12 Catheter Management When in situ, how a catheter is managed will have an effect on the health and wellbeing of the client. However, every client with a long term indwelling catheter (urethral/supra-pubic) will develop bacterium, but this is usually asymptomatic Symptomatic infection can easily occur but the risks can be minimised by: • Limiting the use of catheters – changing only when clinically indicated or required by Manufacturers’ guidelines. • Maintaining a closed drainage system. • Hand washing and use of gloves to reduce risk of cross infection. (NICE 2003). • The meatus should be washed daily with soap and water. (NICE 2003) If a client does become ill the infection will have to be treated. Symptoms may include fever, rigors, loin pain, significant haematuria, and, in the elderly, the onset of sudden unexplained confusion. The catheter may have to be removed or changed for treatment to be successful – the length of time the catheter is out may vary, consider the reason for catheterisation i.e. retention and presenting symptoms Antibiotics will not kill microorganisms in the bio-film. 12.1 Obtaining urine sample from a urinary catheter: Urine samples must be obtained from a sampling port using an aseptic technique (N.I.C.E. 2003). 10
The risk of infection when taking a urine sample can be minimised by choosing a drainage system with a self-sealing sample port (Godfrey and Evans 2001). 12.2 Fluid intake: It is recommended that the client be encouraged to drink 1.5 – 2 litres of fluid per day this maintains the flow of urine through the bladder and helps prevent constipation. Medical reasons or current physiological conditions may lead to a restriction of fluids. 12.3 Cranberry juice: Often recommended for the prevention and treatment of urinary tract infections as it may prevent the adherence of bacteria to the bladder wall. However, there is no evidence regarding dosage (Averon 1994). It has been suggested that 300 ml daily may be beneficial. Cranberry juice should be avoided by clients taking Warfarin due to possibility of interaction (Suvarna et al, 2003).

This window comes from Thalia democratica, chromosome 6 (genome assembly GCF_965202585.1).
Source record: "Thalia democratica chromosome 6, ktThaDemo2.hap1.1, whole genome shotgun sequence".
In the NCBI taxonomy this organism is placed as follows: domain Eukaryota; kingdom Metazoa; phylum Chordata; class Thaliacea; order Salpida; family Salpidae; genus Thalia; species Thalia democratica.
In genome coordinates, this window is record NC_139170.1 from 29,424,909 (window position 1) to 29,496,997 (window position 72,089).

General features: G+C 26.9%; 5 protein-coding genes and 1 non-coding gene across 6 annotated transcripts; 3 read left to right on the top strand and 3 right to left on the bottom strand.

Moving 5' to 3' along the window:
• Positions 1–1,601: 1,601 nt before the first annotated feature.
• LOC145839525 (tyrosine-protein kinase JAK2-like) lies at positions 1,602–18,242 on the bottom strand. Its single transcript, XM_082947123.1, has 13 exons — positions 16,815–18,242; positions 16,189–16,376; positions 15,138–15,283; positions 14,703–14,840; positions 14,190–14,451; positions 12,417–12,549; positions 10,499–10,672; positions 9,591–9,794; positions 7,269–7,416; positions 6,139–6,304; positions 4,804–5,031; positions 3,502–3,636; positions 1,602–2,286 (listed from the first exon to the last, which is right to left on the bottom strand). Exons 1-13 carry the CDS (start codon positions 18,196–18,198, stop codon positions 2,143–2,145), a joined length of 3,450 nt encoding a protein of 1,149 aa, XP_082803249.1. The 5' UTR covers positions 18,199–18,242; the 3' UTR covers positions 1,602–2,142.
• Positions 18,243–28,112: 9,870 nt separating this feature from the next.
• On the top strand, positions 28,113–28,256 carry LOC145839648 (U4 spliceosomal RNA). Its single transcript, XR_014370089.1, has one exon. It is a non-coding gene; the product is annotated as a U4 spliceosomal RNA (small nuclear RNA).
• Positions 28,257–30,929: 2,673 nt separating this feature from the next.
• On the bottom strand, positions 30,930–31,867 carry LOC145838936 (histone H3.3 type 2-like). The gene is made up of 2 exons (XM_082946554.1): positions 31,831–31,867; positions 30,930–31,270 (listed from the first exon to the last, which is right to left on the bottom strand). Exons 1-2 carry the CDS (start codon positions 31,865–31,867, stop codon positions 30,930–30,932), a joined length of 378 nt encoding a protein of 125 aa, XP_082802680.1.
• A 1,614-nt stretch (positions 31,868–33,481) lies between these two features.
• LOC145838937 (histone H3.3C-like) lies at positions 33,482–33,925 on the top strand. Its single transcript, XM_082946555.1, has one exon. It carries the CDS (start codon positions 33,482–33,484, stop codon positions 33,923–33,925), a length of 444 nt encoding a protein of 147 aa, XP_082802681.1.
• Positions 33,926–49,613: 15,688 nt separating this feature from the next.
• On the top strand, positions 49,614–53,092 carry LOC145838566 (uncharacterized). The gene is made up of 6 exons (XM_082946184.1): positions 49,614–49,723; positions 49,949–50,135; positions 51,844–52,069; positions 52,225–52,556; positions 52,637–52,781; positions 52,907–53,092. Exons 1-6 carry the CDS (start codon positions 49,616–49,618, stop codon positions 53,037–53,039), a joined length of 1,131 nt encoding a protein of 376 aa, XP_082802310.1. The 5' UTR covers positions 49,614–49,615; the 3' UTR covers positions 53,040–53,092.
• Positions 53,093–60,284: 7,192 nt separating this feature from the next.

13 Types of Drainage System The choice of drainage equipment is particularly important for the promotion of client independence and self-care, and it is a nursing responsibility to match choice with the individual client (Getliffe & Dolman 2005). A wide range of products are available and wherever possible clients should have the opportunity to trial different systems. 13.1 Catheter valves – consideration should be given to the use of catheter valve in preference to a catheter bag. This is viewed as good practice as it assists in maintaining bladder tone. The individual requiring the valve will need to meet the following criteria (Addison 1999) - have appropriate: • Manual dexterity • Mental awareness • Bladder sensation The benefits to the client of using a valve are: • Maintains bladder tone • Greater independence • More discreet • More natural voiding process • Minimises bladder trauma (less weight) • Bladder capacity • Creates a flushing effect Problems that the client may experience: • Bypassing – consider use of anti-cholinergics • Urgency – unstable bladder • Frequent emptying – may indicate small capacity bladder 11
13.2 Catheter bags – Should be positioned below the level of the bladder with the exception of the Belly Bag by Rusch (which is worn on the abdomen). Suction can be created if the bag is positioned too low, causing damage to the bladder mucosa. 13.3 Bag emptying – It is important that the client should be instructed and encouraged to empty their own bag when possible, in order to maintain their dignity and independence. If the client is unable to empty their own drainage bag, single use powder free gloves, an apron followed by strict hand washing (Gibbs1986) should be worn by the nurse or carer to prevent cross infection. Ensure the drainage tap is off the floor at all times. Bags should be emptied when they are approximately three quarters full to avoid accidental trauma due to the weight of the bag. Consider the use of a sleeve to assist management. 13.4 Changing the bag The bag should be changed in accordance with manufacturer’s recommendations and Department of Health Guidelines i.e. 5 – 7 days or earlier if the bag is damaged (Drugs Tariff, Oct 2004), the Rusch belly bag 28 days. However, frequent changes will break the closed drainage system, presenting an increased risk of infection. It has to be noted that most products are single use only therefore if the closed drainage system is broken at any time the products used should not be reconnected in any circumstances. It is important that the bag is emptied appropriately to avoid it becoming too heavy, and it is adequately supported so it cannot pull on the catheter and cause urethral trauma. 13.5 Principles to consider: •